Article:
Then she ticked off the problems that she and others say is limiting prosperity for many: Fewer pensions, lack of good jobs, ability to save for the future and economic growth unevenly shared.

“When you saw more of it flow through Detroit,” she said, referring to prosperity. “Now it just goes to the super rich.”

Citing “some great economic numbers,” Warren told the crowd that “the truth is that working families are holding on by their fingernails.”

“Poverty is swallowing up cities and small towns alike. Infrastructure is crumbling. Good union jobs are drying up.”

But the system “is rigged,” she said. “It is rigged for the rich and rigged against everyone else. And that’s why we’re here — to fight back!”

She then talked about “one more truth.”

“When a system is rigged this badly, communities of color are often hit the hardest,” she said. “And that’s if communities of color are given the opportunity to play at all. Yeah, when they say it isn’t about race, it’s about race.

“There’s no sugarcoating it — systemic racism has restricted opportunity in America — period. If we can’t say that, plain and clear, then we can never change it. Are you ready to dish up a little plain talk?” She pointed to Flint, where lead contamination of the water system prevented children and families from drinking “a glass of tap water while right-wing politicians turn their backs.”

It was Warren’s first visit to Michigan since 2014. The former Harvard law professor’s academic career led her to become a visiting professor at the University of Michigan Law School in the 1980s.

Warren, 67, was joined at the dinner by House colleagues including U.S. Reps. Maxine Waters, D-California, a frequent Trump critic who was honored at the dinner with its James Weldon Johnson Lifetime Achievement Award; Brenda Lawrence, D-Southfield, and John Conyers, D-Detroit; and Michigan Sens. Gary Peters and Debbie Stabenow, who told the crowd that “we have a democracy, not a dictatorship in America.”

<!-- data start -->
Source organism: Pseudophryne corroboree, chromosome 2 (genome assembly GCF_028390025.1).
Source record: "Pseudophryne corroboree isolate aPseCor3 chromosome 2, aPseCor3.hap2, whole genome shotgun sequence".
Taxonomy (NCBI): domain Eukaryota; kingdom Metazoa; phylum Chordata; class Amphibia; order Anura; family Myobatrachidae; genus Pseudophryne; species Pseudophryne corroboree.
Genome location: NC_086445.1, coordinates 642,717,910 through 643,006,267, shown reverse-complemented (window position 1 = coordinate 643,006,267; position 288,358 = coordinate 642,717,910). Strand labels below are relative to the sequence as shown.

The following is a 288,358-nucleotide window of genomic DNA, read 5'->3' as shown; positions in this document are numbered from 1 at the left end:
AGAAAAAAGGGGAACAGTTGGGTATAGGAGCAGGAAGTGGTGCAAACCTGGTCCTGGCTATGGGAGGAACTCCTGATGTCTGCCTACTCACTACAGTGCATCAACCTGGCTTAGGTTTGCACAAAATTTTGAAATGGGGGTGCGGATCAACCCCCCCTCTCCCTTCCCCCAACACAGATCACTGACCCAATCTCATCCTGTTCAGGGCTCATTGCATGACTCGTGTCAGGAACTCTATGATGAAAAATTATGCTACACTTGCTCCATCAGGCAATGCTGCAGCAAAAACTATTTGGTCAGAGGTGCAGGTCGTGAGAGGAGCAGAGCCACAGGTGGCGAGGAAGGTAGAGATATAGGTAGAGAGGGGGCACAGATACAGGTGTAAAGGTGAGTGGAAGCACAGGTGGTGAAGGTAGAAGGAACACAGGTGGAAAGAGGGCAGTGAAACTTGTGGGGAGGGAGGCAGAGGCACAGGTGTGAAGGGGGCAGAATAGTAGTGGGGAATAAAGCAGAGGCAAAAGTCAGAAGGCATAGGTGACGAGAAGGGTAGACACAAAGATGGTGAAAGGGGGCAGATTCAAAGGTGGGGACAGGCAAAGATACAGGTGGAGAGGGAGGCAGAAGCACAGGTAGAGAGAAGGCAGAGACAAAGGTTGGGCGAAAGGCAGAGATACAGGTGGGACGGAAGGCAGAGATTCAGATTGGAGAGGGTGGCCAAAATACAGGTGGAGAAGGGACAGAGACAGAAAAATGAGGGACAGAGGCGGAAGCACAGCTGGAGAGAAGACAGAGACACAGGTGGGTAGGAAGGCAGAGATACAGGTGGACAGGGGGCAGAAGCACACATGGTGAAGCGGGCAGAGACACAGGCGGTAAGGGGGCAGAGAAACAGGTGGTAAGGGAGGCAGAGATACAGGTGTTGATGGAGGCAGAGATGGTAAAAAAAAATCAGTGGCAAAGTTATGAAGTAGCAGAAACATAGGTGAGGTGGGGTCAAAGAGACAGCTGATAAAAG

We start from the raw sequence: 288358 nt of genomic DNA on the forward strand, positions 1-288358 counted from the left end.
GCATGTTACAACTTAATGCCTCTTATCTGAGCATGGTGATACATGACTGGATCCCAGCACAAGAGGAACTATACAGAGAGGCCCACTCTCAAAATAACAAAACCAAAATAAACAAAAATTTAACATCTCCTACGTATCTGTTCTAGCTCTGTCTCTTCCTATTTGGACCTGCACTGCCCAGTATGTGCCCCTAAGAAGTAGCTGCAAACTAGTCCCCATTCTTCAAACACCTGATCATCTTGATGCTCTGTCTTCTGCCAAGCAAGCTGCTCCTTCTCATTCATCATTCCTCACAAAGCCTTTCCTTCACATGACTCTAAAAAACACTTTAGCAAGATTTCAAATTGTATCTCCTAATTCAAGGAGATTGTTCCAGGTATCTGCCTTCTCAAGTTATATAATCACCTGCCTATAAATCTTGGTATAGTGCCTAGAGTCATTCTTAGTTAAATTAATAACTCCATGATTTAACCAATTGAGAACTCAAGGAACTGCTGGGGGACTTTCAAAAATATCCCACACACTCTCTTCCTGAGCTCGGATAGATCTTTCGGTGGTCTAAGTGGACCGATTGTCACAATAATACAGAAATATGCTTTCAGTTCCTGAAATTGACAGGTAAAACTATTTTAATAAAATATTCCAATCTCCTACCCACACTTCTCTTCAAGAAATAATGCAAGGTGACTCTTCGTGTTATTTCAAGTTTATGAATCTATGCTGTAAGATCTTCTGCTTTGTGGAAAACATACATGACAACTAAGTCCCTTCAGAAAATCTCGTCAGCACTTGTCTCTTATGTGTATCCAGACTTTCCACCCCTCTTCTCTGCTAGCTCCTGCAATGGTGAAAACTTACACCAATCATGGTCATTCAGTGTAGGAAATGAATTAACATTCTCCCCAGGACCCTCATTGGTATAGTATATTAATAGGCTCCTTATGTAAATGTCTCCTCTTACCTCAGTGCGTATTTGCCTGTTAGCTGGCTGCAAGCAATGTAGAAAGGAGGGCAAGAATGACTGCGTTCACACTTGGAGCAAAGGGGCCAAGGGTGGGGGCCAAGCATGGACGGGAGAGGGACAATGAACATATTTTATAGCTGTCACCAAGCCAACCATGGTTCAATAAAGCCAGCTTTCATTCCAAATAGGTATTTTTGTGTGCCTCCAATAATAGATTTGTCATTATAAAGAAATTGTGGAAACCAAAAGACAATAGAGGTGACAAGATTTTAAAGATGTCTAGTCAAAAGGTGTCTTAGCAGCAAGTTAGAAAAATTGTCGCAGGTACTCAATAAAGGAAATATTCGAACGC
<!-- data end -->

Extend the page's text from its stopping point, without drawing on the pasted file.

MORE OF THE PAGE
Waters said before Warren spoke that she “is a woman of courage” and that “she might just be the next president.”

Waters also took shots at Trump, saying she was “not afraid of this man.”

“I’m not intimidated by this man,” she said, adding that if he is found to have colluded with the Russians to influence the outcome of the presidential election, he should be impeached, citing an ongoing federal investigation into Russian interference in the 2016 election.

Lawrence said: “I’m not afraid to fight. We will not sit around on our laurels.” She later told the crowd at the dinner that “when black women have had enough, things start changing.”

NAACP Detroit branch’s Anthony said “we have been here before” referring to the proposed policies that include cuts to some social programs like Meals on Wheels.

“We have come too far to turn back now,” said Anthony on Sunday. “There’s an awful lot at stake in this country.”

The dinner is the largest fundraiser for the Detroit chapter of the NAACP and typically draws 10,000 people. It is considered the largest “sit down” dinner in the country.

Other Democrats had stern words for Trump and the social-economic policies of his administration at a news conference Sunday at Cobo Center before the dinner.

“We don’t have a king, we have a democracy,” said Stabenow.

bwilliams@detroitnews.com